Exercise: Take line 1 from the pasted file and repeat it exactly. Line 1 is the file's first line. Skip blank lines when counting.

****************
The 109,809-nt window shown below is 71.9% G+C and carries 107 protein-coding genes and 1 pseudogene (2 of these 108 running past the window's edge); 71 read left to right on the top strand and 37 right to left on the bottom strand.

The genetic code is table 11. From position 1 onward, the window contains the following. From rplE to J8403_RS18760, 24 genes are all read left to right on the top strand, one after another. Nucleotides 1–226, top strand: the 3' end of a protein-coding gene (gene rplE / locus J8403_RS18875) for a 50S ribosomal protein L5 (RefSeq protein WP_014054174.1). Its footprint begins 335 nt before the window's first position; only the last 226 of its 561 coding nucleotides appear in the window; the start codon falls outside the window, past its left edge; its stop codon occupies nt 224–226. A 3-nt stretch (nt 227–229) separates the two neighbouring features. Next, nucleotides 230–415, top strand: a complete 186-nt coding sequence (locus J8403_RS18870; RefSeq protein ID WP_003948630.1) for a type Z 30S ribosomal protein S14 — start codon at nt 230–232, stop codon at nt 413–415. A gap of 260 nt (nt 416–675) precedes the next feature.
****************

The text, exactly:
The 109,809-nt window shown below is 71.9% G+C and carries 107 protein-coding genes and 1 pseudogene (2 of these 108 running past the window's edge); 71 read left to right on the top strand and 37 right to left on the bottom strand.